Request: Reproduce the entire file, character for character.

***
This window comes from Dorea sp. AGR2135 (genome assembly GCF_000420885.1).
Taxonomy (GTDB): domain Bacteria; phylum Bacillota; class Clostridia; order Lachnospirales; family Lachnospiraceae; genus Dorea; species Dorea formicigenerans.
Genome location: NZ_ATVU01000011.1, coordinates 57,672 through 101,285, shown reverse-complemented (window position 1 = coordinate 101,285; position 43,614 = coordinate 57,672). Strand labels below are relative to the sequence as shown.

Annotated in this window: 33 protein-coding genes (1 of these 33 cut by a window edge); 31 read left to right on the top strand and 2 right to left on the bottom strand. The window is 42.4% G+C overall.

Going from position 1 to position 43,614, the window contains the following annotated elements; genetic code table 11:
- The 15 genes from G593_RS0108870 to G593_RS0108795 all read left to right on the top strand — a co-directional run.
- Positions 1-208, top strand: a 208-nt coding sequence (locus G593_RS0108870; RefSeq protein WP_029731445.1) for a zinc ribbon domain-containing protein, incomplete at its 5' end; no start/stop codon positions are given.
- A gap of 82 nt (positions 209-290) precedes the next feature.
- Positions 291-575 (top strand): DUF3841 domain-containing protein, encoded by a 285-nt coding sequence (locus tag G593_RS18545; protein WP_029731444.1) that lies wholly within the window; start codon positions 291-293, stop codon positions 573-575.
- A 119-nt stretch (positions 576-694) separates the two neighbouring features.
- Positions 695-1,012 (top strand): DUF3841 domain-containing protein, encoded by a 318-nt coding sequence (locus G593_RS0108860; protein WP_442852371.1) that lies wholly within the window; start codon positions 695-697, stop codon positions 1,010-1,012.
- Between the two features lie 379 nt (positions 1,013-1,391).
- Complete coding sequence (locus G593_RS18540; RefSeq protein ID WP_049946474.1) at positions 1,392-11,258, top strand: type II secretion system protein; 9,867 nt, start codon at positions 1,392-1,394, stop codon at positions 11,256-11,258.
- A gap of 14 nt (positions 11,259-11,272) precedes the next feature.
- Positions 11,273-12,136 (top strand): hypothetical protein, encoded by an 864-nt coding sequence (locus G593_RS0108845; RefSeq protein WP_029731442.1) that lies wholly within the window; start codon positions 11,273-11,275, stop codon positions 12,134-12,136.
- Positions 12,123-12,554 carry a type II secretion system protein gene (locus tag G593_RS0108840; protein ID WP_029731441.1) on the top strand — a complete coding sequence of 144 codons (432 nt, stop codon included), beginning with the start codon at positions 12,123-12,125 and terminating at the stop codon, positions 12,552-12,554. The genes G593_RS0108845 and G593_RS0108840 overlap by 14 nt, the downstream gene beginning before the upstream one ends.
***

This window comes from Dorea sp. AGR2135 (genome assembly GCF_000420885.1).
Taxonomy (GTDB): domain Bacteria; phylum Bacillota; class Clostridia; order Lachnospirales; family Lachnospiraceae; genus Dorea; species Dorea formicigenerans.
Genome location: NZ_ATVU01000011.1, coordinates 57,672 through 101,285, shown reverse-complemented (window position 1 = coordinate 101,285; position 43,614 = coordinate 57,672). Strand labels below are relative to the sequence as shown.

Annotated in this window: 33 protein-coding genes (1 of these 33 cut by a window edge); 31 read left to right on the top strand and 2 right to left on the bottom strand. The window is 42.4% G+C overall.

Going from position 1 to position 43,614, the window contains the following annotated elements; genetic code table 11:
- The 15 genes from G593_RS0108870 to G593_RS0108795 all read left to right on the top strand — a co-directional run.
- Positions 1-208, top strand: a 208-nt coding sequence (locus G593_RS0108870; RefSeq protein WP_029731445.1) for a zinc ribbon domain-containing protein, incomplete at its 5' end; no start/stop codon positions are given.
- A gap of 82 nt (positions 209-290) precedes the next feature.
- Positions 291-575 (top strand): DUF3841 domain-containing protein, encoded by a 285-nt coding sequence (locus tag G593_RS18545; protein WP_029731444.1) that lies wholly within the window; start codon positions 291-293, stop codon positions 573-575.
- A 119-nt stretch (positions 576-694) separates the two neighbouring features.
- Positions 695-1,012 (top strand): DUF3841 domain-containing protein, encoded by a 318-nt coding sequence (locus G593_RS0108860; protein WP_442852371.1) that lies wholly within the window; start codon positions 695-697, stop codon positions 1,010-1,012.
- Between the two features lie 379 nt (positions 1,013-1,391).
- Complete coding sequence (locus G593_RS18540; RefSeq protein ID WP_049946474.1) at positions 1,392-11,258, top strand: type II secretion system protein; 9,867 nt, start codon at positions 1,392-1,394, stop codon at positions 11,256-11,258.
- A gap of 14 nt (positions 11,259-11,272) precedes the next feature.
- Positions 11,273-12,136 (top strand): hypothetical protein, encoded by an 864-nt coding sequence (locus G593_RS0108845; RefSeq protein WP_029731442.1) that lies wholly within the window; start codon positions 11,273-11,275, stop codon positions 12,134-12,136.
- Positions 12,123-12,554 carry a type II secretion system protein gene (locus tag G593_RS0108840; protein ID WP_029731441.1) on the top strand — a complete coding sequence of 144 codons (432 nt, stop codon included), beginning with the start codon at positions 12,123-12,125 and terminating at the stop codon, positions 12,552-12,554. The genes G593_RS0108845 and G593_RS0108840 overlap by 14 nt, the downstream gene beginning before the upstream one ends.